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Sussex Register - April 19, 1893 issue


William H. Bell

"Billy" Bell, as he was familiarly called, died in Branchville, on Tuesday, at the old homestead where his father lived before him, after a week's illness, of pneumonia.

He was a schemer who had the happy faculty of looking always upon the bright side and seeing the star of ascendancy in all his plans, and his plausible manner persuaded very many to believe as he desired, and in days when money was seeking investment, and he himself had plenty of it, he became widely known throughout the county.

He first went into business in Pike county and was unsuccessful, but during the war he went to New York city and engaged in the manufacture of cards, which were shipped to Cuba and from thence smuggled into the South. He is reputed to have made $100,000 at it. He afterwards returned to Branchville, where he opened a woolen mill and card factory, the machinery of which were said to be worth $75,000; John E Howell, then a wealthy resident of Goshen, holding a mortgage upon the property for nearly four-fifths of that amount. The mills did not prove profitable.

Branchville and Lafayette can thank him for what was known as 'Billy Bell's railroad" until the Sussex took possession about twenty-three years ago. The citizens of Frankford and Lafayette raised $125,000 to grade and tie the road and afterward $3,500 to rail it. Influential Newtonians thought to block the road by preventing direct connection with the Sussex here, but "Billy" wasn't to be disheartened by so small a damper, and passing around Newton extended the tracks until they connected with the Sussex at Drake's pond; and until the cut off was built across the meadows trains came up to Newton, what is now the freight depot being the passenger station, and then backed down to Drake's pond before proceeding to Branchville.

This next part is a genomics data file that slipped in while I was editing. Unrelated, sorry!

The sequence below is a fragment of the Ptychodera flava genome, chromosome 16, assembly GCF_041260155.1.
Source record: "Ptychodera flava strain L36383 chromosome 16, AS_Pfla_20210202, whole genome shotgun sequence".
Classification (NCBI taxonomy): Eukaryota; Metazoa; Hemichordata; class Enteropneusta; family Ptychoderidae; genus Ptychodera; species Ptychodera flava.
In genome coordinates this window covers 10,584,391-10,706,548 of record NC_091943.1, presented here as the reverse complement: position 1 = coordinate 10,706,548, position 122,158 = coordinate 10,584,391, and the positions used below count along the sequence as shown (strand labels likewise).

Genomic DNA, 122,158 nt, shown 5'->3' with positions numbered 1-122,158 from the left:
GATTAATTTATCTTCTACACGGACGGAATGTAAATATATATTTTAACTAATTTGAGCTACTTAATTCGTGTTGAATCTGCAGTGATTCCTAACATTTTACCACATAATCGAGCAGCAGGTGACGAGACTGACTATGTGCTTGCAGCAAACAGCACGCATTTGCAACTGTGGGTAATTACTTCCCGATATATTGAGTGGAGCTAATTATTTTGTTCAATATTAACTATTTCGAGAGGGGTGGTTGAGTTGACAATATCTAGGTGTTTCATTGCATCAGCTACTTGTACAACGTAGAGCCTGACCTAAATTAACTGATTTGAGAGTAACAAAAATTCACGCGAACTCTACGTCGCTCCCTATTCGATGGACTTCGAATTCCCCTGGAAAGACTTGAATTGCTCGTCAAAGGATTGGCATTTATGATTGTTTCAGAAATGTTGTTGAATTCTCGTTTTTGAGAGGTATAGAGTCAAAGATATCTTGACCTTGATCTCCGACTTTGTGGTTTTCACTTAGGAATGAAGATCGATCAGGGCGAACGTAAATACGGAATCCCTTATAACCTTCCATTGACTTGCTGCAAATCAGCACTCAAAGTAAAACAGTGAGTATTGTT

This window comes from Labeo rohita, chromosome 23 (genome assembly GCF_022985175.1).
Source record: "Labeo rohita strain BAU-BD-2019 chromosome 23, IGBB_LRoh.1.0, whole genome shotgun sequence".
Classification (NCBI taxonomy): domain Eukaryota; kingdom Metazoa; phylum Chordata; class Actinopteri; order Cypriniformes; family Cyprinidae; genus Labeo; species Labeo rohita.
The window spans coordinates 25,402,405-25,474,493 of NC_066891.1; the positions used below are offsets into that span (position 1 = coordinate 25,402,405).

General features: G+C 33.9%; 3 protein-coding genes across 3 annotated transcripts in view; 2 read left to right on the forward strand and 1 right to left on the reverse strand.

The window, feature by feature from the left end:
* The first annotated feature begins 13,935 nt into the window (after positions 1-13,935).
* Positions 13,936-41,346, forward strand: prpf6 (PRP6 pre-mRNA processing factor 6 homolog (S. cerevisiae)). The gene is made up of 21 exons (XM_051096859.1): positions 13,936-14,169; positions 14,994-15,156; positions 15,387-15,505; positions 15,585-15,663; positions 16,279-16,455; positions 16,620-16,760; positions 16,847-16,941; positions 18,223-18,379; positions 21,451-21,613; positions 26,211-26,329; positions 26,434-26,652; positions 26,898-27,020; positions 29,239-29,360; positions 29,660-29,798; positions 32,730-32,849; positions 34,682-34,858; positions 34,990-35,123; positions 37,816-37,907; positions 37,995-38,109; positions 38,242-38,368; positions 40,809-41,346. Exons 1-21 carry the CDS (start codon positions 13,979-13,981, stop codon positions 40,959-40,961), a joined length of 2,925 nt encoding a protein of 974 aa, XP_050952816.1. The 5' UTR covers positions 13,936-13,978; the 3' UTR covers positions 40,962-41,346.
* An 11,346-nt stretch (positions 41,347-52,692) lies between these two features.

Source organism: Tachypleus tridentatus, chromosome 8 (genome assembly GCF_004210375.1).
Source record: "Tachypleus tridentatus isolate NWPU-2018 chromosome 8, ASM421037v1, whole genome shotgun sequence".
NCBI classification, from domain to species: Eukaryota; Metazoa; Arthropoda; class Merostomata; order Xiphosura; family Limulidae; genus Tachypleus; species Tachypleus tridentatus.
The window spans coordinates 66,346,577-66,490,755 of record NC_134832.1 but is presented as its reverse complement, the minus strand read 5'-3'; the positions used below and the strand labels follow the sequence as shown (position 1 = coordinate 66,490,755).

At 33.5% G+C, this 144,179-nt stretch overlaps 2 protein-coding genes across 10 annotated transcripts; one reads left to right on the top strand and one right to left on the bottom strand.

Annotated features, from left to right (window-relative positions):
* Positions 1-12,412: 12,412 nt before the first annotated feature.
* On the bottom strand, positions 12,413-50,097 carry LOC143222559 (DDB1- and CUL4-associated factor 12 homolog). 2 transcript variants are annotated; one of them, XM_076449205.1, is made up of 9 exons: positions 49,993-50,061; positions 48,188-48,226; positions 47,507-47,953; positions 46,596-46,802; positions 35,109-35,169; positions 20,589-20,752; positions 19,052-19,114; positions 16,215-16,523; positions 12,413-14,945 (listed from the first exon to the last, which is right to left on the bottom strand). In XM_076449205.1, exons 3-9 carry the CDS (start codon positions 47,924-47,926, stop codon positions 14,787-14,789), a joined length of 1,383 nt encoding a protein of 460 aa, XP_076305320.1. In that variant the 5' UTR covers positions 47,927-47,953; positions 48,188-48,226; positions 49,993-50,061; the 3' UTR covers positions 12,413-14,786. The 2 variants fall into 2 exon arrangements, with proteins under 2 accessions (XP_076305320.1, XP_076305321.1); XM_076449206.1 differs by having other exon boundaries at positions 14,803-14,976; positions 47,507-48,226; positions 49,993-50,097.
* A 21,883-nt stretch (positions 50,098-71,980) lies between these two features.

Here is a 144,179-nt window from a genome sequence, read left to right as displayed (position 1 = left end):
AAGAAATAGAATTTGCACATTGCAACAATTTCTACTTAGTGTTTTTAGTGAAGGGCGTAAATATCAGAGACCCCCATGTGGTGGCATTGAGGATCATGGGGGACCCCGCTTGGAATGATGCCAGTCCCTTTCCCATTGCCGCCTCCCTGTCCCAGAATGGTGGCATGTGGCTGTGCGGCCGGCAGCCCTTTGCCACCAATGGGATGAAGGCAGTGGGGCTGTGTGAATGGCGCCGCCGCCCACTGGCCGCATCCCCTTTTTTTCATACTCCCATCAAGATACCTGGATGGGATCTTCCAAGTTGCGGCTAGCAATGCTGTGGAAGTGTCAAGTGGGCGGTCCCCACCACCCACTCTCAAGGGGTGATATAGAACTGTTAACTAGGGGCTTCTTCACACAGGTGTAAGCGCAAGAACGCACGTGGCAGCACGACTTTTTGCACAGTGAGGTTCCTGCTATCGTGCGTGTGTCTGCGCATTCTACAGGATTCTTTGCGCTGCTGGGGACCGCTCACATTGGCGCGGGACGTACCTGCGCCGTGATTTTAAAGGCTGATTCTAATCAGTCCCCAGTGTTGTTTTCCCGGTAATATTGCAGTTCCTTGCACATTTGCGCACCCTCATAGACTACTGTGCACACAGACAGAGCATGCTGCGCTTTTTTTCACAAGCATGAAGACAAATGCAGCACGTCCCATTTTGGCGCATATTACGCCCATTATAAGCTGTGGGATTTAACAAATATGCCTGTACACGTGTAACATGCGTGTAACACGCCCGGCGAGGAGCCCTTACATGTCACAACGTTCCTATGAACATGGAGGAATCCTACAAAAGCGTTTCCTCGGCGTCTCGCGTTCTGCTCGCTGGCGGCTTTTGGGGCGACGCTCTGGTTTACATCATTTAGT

Mr. Bell also projected the line of the P.P. & B. road, seeing that it was the easiest path to the Hudson River, and persisted until many patches of it were built at conspicuous points, as the South Mountain Railroad. He is also believed to have been interested in roads in Nova Scotia and North Carolina.

He represented Sussex county as a Member of Assembly in 1862-64, and was an aspirant for the Senatorship in a campaign that cost him many thousand dollars before the convention chose his rival. That was the last county convention at which the people voted up and down the hill. He leaves a widow, who is his second wife.